During pregnancy, there are a few things aspiring parents know to avoid--alcohol, cigarettes, soft cheese, etc. These are things we know to be harmful to the body in one way or another, but what about something that’s argued to be relatively benign?
Marijuana is one of the leading recreational substances among teenagers and adults. More and more, it’s becoming accepted socially, with many people boasting its medicinal properties. But how does it affect pregnancy? Keep reading to find out!
It’s no secret that there’s a pretty big cannabis culture both in the US and around the world. It started as a forbidden commodity, but it’s becoming widely accepted and renowned both culturally and medically. So medically speaking, what are the benefits of smoking marijuana?
Many neurological and mental disorders are involved with the limbic system, responsible for emotional responses and executive functioning behaviors like eating and danger detection.
When this system is out of whack, things become difficult, to say the least. Fortunately, cannabis has a balancing effect on this group of brain regions. Because of that, marijuana can be used to keep specific neurological symptoms at bay.
One example of this is its ability to lessen tremors in those who suffer from Parkinson’s. It’s also used for--
A certain amount of pain is a good thing because it’s the body’s way of signaling a need for care. But in some cases, physical pain keeps us from living our lives fully and productively. When that begins to happen, marijuana could be an excellent way to manage symptoms.
The cannabinoids in marijuana have the power to lessen pain by altering perception pathways in the brain. Here are a few cases where this would be incredibly helpful--
Going through chemotherapy is often essential for eradicating cancer cells. And unfortunately, it’s quite a grueling process, making patients feel equally as sick. This is where cannabis can help.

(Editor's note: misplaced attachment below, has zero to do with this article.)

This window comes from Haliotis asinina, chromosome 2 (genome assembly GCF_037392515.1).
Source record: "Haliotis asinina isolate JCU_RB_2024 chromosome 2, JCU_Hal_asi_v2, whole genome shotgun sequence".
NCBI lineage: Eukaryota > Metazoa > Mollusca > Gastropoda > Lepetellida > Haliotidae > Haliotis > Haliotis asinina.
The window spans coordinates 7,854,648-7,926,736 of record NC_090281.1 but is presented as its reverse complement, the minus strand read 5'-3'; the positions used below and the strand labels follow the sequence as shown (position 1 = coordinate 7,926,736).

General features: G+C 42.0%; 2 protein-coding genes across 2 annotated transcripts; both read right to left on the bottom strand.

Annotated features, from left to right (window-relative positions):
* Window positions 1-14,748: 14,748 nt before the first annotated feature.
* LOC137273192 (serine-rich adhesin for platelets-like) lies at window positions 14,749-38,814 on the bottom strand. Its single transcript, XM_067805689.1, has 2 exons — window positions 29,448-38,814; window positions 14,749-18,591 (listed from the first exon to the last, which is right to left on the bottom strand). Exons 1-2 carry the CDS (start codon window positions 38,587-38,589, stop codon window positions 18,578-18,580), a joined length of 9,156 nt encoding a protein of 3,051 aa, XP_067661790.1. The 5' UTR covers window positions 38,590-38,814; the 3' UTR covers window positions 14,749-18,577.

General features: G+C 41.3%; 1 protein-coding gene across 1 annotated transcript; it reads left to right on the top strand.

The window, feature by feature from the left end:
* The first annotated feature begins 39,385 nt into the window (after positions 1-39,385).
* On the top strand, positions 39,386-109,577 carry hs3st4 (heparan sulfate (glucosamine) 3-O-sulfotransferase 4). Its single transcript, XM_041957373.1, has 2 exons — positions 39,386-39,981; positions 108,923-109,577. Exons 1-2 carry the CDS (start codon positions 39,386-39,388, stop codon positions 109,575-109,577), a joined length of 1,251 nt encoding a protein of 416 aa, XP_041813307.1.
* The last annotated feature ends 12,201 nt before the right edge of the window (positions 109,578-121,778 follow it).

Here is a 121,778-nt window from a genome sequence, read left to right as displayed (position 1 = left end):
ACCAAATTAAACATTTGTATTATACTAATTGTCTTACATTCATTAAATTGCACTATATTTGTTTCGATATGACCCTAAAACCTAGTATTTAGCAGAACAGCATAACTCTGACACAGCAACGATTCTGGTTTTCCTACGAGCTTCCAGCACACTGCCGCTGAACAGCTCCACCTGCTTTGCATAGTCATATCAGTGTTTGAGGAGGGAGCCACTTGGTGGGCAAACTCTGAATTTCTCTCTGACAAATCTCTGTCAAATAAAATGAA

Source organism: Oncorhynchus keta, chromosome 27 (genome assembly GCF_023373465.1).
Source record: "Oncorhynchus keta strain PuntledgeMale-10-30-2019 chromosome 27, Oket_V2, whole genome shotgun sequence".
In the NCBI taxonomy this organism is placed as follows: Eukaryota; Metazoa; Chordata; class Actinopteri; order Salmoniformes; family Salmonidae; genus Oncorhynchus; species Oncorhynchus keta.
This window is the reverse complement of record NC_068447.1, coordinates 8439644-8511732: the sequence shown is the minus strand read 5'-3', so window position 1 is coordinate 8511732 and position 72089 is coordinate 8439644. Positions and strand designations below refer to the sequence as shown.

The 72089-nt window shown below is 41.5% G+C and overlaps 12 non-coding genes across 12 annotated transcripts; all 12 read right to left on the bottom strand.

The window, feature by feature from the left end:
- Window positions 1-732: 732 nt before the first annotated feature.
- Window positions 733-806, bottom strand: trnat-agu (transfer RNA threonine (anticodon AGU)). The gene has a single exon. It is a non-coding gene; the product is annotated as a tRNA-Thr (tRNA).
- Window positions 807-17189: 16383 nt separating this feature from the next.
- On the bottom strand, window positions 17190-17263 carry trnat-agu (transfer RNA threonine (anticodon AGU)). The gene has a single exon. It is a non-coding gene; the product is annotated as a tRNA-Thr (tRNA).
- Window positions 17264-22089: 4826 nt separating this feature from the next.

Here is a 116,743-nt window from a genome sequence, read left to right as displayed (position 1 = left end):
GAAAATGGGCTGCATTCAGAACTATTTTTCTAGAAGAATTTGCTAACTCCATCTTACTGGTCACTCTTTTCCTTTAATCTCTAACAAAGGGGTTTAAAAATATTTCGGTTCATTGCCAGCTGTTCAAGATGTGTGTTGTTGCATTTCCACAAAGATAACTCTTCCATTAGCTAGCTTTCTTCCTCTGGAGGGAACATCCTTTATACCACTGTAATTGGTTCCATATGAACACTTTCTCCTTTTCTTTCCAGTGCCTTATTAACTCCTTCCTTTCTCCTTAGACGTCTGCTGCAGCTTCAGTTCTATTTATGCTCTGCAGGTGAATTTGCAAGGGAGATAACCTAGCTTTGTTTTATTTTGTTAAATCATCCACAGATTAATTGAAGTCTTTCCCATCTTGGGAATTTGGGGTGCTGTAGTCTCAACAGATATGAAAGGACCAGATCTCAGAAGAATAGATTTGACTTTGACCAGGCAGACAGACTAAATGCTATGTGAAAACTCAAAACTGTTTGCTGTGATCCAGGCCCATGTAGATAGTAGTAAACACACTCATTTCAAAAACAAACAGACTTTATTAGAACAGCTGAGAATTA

We’ve all heard of the munchies, right? Well, for cancer patients, an increased appetite doesn’t mean eating their way through the kitchen, but being able to eat after unimaginable nausea.
Like alcohol, caffeine, and medication, cannabis doesn’t sit the same way in everyone’s system. Similarly, there are risks associated with marijuana. When deciding to start or continue putting it into your system, it’s a good idea to get as much information as possible. Here are some risks associated with marijuana--
It’s widely known that a high brain isn’t always a high functioning brain. When smoking or ingesting marijuana, attention, memory, and reaction time are impaired. In the short term, that might not sound too alarming but can do some damage long term.
If done habitually for an extended period, especially during developmental stages, cannabis can keep the brain from forming necessary connections that foster the above functions.
Not everyone who smokes weed will become addicted to it, but one out of ten will. And if you start before the age of eighteen, that statistic becomes one in six. There are worse things than cannabis, but it’s never great to depend on it.
It’s also important to note that those who become addicted are generally more prone to its harmful effects.
Sure, marijuana has some great benefits, but according to scientists, there’s also an upside in taking a break from it. Specifically, when expanding your family.
According to a study presented at ENDO, The Endocrine Society’s annual get-together, the psychoactive component in cannabis, THC, can impede fertility.
Researchers sought to determine how THC affects embryos’ growth rates and gene expressions using female cow’s eggs. After they treated them with different amounts of the component, they measured viability through milestones.
Upon observation, scientists found exposure to high THC levels led to a significant delay in reaching milestones. In terms of gene expression, they observed a marked decrease of connexins, which indicate higher quality eggs. Lower levels of this gene point to poor embryo development.
Regarding the importance of their results, master’s student Megan Misner says--
“This embryo would be less likely to proceed past the first week of development and thus lead to infertility.”
The data, though preliminary, puts the effects of THC on embryos into perspective. Fertility doctors typically advise against using marijuana before undergoing treatments like IVF but have struggled to provide conclusive evidence to back them up.
This study may potentially make that conversation more comfortable. Because of that, women struggling with infertility and IVF might have a greater chance of success.